By Justin Franz
DURANGO — The Durango & Silverton Narrow Gauge Railroad has agreed to pay $20 million for damages following a 2018 wildfire that investigators say was caused by one of the railroad’s coal-fired steam locomotives.
The 416 Fire started on June 18, 2018, and would burn more than 55,000 acres north of Durango. Investigators discovered that it was caused by a passing steam train, although four years later the railroad still denies it is responsible. In 2019, the federal government sued the railroad to cover firefighting costs. The case was expected to go to trial but on more than one occasion it was pushed back. Finally, this week, both parties decided to settle.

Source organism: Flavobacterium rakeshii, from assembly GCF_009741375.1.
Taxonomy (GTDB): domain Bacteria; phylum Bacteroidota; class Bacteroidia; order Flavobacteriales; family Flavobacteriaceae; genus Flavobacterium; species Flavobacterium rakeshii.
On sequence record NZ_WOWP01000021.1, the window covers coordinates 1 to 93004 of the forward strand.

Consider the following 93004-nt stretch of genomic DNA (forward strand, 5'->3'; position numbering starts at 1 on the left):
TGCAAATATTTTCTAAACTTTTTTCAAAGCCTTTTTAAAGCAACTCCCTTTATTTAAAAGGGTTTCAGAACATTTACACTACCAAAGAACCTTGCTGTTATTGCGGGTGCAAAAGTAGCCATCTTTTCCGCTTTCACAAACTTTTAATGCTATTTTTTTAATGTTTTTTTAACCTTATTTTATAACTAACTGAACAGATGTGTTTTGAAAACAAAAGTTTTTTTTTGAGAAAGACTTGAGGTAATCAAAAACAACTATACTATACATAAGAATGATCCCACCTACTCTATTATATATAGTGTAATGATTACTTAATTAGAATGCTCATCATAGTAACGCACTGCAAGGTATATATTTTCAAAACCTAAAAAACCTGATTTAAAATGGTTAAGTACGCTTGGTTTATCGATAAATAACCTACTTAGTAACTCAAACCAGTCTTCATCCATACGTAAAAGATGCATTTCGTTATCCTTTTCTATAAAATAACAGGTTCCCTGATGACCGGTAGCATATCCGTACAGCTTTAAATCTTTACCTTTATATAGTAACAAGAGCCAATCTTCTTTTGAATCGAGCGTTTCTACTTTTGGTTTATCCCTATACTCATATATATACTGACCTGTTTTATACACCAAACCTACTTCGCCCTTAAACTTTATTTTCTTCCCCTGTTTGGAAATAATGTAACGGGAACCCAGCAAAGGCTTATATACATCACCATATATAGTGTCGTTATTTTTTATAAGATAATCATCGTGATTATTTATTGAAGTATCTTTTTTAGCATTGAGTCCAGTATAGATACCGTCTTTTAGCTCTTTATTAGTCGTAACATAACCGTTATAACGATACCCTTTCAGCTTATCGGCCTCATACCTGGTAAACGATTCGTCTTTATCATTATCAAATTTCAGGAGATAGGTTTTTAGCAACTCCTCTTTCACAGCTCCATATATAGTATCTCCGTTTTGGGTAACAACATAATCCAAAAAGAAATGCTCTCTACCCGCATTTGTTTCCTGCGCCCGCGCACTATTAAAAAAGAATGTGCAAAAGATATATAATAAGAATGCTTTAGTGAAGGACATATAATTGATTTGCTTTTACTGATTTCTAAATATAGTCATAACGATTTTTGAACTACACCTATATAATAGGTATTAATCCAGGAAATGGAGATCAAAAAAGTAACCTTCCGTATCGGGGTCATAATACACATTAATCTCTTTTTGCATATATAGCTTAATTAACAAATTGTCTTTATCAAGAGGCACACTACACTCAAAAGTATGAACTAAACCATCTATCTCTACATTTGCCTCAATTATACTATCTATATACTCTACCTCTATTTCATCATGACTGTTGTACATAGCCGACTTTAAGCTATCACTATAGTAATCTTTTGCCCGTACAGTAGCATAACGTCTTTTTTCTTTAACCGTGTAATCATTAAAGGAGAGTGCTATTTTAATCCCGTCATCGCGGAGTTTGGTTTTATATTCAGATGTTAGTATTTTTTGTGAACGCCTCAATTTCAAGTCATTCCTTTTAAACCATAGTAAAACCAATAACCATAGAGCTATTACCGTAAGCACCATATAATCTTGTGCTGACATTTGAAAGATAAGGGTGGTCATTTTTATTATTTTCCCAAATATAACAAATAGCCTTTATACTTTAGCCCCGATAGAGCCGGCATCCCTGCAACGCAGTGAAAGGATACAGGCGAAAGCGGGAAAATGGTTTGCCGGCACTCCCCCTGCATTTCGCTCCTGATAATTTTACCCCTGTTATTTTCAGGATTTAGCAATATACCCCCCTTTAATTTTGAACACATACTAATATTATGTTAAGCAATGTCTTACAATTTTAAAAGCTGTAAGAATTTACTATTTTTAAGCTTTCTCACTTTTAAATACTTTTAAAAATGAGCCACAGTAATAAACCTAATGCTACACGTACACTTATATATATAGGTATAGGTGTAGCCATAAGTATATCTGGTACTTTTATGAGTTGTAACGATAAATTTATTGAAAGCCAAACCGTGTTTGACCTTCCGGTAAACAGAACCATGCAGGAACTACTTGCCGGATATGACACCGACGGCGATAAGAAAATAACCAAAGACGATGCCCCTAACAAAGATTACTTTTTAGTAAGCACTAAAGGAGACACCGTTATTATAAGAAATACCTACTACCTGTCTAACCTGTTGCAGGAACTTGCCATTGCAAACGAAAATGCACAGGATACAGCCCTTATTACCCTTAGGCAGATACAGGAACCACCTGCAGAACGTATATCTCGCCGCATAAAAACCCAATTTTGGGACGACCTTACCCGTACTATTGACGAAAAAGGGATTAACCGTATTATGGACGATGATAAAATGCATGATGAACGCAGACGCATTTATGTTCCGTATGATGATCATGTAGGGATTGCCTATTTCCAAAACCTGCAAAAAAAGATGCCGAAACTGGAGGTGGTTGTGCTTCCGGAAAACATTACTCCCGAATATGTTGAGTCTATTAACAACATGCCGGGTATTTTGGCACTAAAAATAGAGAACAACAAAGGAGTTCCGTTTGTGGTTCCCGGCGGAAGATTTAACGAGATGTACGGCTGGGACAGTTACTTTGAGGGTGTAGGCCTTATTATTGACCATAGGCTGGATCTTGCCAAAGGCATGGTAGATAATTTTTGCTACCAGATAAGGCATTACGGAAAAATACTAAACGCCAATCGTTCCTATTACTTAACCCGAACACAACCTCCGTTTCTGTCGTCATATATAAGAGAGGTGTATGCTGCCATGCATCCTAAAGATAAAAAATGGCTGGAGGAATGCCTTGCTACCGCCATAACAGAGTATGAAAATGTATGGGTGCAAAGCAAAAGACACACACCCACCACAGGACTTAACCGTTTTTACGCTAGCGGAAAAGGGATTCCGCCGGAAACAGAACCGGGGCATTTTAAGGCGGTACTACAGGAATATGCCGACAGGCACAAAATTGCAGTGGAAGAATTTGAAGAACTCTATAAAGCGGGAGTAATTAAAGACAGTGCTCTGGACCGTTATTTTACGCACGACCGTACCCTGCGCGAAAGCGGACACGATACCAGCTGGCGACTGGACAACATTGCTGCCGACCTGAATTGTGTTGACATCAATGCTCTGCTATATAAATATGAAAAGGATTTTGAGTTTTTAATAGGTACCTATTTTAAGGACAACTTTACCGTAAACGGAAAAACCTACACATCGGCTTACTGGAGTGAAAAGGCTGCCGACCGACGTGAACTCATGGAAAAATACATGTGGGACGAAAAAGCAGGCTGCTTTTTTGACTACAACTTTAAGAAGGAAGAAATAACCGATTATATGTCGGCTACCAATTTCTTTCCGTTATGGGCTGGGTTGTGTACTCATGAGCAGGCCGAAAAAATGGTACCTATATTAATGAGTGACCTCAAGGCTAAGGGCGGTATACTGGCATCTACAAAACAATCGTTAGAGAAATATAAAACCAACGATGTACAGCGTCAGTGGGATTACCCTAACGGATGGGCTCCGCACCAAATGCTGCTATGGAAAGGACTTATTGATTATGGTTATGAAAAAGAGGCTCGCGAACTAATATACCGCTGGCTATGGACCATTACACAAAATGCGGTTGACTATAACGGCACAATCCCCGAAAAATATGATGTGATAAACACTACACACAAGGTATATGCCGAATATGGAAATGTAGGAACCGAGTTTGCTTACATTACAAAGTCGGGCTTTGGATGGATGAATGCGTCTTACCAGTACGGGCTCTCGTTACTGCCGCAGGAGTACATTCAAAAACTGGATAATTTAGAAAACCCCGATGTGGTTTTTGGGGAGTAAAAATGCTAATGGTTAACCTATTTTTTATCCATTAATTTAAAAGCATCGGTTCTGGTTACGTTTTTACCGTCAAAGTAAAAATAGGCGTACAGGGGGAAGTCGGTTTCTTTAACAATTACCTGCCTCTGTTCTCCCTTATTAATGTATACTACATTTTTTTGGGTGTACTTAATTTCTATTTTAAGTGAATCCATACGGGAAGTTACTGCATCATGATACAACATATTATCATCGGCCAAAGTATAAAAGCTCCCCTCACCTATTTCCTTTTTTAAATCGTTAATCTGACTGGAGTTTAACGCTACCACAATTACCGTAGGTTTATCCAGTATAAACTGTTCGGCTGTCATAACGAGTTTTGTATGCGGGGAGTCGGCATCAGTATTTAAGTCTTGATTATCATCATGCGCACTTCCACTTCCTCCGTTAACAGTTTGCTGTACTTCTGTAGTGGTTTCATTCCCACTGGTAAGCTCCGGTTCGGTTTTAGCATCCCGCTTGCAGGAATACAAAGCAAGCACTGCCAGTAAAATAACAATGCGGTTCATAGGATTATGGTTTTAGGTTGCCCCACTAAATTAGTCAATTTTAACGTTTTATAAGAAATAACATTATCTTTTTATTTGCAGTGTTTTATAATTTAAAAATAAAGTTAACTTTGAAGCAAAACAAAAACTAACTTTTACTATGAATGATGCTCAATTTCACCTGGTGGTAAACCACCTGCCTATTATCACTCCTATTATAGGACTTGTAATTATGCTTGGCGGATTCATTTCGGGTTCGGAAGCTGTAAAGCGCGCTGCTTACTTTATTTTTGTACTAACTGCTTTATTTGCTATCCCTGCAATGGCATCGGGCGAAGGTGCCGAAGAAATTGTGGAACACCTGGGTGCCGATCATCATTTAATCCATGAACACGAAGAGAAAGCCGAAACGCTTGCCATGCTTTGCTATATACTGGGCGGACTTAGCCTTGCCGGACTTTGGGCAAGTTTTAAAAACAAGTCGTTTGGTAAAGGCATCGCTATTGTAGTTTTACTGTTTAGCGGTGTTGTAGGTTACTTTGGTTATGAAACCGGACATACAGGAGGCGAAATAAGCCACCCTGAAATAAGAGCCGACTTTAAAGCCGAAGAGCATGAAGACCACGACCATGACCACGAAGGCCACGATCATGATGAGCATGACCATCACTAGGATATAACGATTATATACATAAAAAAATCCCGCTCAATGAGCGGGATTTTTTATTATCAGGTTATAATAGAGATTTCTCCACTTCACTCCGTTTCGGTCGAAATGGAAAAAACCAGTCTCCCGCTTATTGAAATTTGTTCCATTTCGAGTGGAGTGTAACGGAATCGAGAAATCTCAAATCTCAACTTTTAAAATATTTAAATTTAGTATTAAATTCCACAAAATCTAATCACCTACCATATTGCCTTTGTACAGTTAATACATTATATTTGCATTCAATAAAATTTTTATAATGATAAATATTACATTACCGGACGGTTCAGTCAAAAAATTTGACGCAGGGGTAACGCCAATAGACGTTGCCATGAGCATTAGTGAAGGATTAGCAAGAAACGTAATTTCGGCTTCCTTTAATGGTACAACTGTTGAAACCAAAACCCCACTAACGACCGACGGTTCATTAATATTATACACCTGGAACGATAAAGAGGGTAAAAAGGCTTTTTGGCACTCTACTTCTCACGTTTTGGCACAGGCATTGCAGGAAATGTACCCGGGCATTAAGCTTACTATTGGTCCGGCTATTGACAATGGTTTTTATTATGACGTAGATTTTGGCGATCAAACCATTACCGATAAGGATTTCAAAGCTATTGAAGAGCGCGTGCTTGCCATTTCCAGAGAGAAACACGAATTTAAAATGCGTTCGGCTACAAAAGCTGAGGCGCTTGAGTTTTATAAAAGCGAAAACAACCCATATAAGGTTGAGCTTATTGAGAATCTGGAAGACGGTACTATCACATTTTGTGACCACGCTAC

The railroad will pay the federal government $15 million upfront and another $5 million over the next ten years, the Durango Herald reports. The railroad has also agreed to a number of fire mitigation efforts including presenting a fire prevention plan annually to the U.S. Forest Service; hiring a full-time fire management officer; and to stop operating coal-fired steam locomotives during high fire danger.
That last requirement will have little impact on the railroad as it operates today: in the last few years, it has converted most of its steam locomotives to burn oil and has acquired a number of diesel locomotives, including MLWs from the White Pass & Yukon.
“The Durango & Silverton Railroad represents an important historic and cultural icon in southwest Colorado,” said U.S. Attorney for the District of Colorado Cole Finegan. “We intend for this settlement to enable the Railroad to continue to operate, but in a manner that will avoid causing future catastrophic wildfires. In addition, this agreement ensures fair compensation for the damages caused by the 416 Fire.”